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Research

Fall 2010

The kinder, gentler orchard

The Food Quality Protection Act of 1996 initiated the gradual phasing out of organophosphate pesticides. By 2012, the major chemical defense against wormy apples will no longer be available. But not to worry, thanks to a continuous refinement of Integrated Pest Management and collaboration amongst growers, industry fieldmen, and WSU researchers.

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Fall 2010

Cultivating new energy

With just a whiff of irony, let’s sing a song of praise for gasoline.

A single gallon contains more than 30,000 calories. You wouldn’t want to drink it, but in straight-up energy terms, that’s enough to power a human for about two weeks.

Gasoline is convenient, portable, and for the most part, cheap. For the purposes of this story, I used it to log more than 1,000 miles around Washington State and make appointments, easily, and always on time. Tank low? More than 2,000 filling stations were out there for me to fill her up and pay with a piece of plastic.

“The liquid fuel … » More …

Spring 2010

Finally, a Washington apple

A Washington apple? you say. You might respond, correctly, that Washington and apples are almost synonymous. After all, we produce more than half of the nation’s eating apples. Visit a market in Mexico, Thailand, Houston, or Saudi Arabia, and there, you will find Washington apples.

Still prominent among the selection is the iconic Red Delicious. Up through the 1980s, it represented more than three-quarters of Washington production. But now, other varieties, the sweet Gala, the tart Granny Smith, the intensely sweet-tart Pink Lady, are steadily usurping the Red’s status.

But neither in the era of the Red’s dominance nor in this new age of increasing … » More …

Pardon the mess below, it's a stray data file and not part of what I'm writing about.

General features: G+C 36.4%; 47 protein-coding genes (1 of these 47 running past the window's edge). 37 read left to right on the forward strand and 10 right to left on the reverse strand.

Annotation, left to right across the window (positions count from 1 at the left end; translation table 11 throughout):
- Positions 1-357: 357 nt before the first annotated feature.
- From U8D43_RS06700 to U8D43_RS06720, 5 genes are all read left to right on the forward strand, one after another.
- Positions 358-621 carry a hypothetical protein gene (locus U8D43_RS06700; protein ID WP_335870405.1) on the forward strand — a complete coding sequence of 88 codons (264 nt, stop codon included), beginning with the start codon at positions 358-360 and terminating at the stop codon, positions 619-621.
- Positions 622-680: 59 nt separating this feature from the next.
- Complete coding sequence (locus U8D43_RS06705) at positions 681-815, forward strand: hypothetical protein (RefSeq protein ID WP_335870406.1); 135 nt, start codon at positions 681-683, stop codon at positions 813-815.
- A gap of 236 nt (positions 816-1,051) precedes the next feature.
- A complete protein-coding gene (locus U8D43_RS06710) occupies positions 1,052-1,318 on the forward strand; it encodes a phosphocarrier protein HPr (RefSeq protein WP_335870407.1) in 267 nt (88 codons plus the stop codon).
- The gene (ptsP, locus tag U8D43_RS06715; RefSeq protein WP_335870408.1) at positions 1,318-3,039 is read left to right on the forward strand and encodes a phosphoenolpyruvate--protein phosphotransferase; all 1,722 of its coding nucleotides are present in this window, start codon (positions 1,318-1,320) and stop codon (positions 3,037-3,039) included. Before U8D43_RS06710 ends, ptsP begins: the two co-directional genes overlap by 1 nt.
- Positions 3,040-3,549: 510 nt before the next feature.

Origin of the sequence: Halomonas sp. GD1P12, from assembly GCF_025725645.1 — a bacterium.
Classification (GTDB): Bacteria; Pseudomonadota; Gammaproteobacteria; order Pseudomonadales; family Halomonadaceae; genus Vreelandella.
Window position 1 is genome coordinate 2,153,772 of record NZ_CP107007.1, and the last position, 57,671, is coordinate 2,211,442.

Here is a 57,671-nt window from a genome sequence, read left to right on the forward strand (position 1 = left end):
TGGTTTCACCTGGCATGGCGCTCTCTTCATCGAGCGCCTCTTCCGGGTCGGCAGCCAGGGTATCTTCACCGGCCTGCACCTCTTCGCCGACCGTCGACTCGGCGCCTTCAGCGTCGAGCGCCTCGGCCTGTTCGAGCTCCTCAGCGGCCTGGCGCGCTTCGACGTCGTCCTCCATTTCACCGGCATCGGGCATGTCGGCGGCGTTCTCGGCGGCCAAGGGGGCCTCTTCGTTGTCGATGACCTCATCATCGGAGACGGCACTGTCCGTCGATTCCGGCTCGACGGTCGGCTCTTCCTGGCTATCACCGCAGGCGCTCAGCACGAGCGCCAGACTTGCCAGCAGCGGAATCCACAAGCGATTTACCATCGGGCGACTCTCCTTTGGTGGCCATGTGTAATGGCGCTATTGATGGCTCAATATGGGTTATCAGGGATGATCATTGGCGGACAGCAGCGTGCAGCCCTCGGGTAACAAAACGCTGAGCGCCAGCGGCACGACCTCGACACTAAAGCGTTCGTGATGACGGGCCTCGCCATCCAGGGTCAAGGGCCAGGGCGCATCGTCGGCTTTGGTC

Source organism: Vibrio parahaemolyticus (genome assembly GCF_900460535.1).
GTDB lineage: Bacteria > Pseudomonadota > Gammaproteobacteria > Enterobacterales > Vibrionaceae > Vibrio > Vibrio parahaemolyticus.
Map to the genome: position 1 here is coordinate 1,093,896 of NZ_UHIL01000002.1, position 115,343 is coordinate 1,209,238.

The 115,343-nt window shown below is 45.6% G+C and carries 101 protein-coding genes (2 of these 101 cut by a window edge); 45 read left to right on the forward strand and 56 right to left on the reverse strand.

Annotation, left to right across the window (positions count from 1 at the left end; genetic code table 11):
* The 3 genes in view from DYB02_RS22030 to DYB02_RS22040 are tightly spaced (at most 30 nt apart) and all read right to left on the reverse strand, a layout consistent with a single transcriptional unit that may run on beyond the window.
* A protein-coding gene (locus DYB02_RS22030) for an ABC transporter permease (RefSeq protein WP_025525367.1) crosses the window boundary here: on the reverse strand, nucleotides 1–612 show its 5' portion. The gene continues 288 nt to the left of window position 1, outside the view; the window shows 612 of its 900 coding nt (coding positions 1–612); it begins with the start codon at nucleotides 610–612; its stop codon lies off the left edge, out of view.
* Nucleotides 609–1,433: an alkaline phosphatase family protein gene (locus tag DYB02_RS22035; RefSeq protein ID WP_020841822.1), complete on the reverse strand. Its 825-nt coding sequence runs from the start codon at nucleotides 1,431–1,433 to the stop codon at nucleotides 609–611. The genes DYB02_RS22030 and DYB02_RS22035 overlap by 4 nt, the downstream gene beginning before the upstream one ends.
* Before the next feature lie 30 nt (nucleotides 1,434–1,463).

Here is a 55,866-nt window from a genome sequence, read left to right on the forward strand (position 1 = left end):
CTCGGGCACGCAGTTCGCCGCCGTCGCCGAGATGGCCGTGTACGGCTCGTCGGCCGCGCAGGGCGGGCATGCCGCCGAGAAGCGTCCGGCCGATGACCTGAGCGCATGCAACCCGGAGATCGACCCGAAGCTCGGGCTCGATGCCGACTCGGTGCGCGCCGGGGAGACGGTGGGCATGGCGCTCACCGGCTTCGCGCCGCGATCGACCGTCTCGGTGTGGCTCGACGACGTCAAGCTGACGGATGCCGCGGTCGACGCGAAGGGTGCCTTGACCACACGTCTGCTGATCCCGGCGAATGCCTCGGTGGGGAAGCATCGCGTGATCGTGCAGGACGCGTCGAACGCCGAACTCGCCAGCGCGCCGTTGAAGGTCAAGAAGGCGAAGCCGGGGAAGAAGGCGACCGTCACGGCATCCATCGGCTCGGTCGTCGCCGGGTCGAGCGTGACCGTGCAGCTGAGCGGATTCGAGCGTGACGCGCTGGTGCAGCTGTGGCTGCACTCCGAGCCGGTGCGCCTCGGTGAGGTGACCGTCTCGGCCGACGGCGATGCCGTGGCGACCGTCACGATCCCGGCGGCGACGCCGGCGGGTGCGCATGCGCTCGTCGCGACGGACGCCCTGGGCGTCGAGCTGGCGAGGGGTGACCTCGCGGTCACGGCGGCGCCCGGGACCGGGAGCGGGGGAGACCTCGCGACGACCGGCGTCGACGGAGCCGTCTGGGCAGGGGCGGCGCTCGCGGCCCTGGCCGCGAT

Spring 2010

Gangs of Chicago

Fifty years ago James F. Short Jr., a young sociologist at Washington State University, was asked to lead a study of Chicago gangs.

In smoky pool halls on Roosevelt Road, the baseball fields of Douglas Park, and the windy street corners of Lawndale, Short and a team of youth workers and sociologists spent three years trying to figure out if boys with monikers like Smack Daddy, Duke, and Commando were so very different from their counterparts in wealthier parts of the city.

The resulting groundbreaking analysis opened a window into the everyday experience of the Vice Lords, the Egyptian Cobras, the Imperial Chaplains, and the … » More …

Winter 2009

Fast boat

It may look like a child’s model, but the four-foot boat skimming the surface of the Snake River is a prototype of a new kind of watercraft—a boat that can run up on shore to be unloaded, scoot over marshy ground without tearing up the sensitive vegetation, and zoom over snow on its way to remote outposts.

Designed and built by Konstantin Matveev, an assistant professor in Washington State University’s School of Mechanical and Materials Engineering, and mechanical engineering students Zach Malhiot ’07, Ryan Soderlund ’08, and Alex Ockfen ’07 B.S., ’08 M.S., the vehicle can go much faster than conventional cargo boats carrying the … » More …

Winter 2009

Housing by the numbers

From his corner office in Johnson Tower in the midst of Washington State University’s Pullman campus, Glenn Crellin is far from the most populated parts of the state. Still, from his vantage, he contemplates rental rates around the Puget Sound, home sales in Spokane, and real estate in Moses Lake.

Crellin is the state’s real estate numbers guy and in mid-summer he’s just about to release a report that will stir up homeowners and real estate agents with news that home sales were showing some positive signs.

Crellin and his reports appear regularly in newspapers throughout the state. He’s also well placed in Washington where … » More …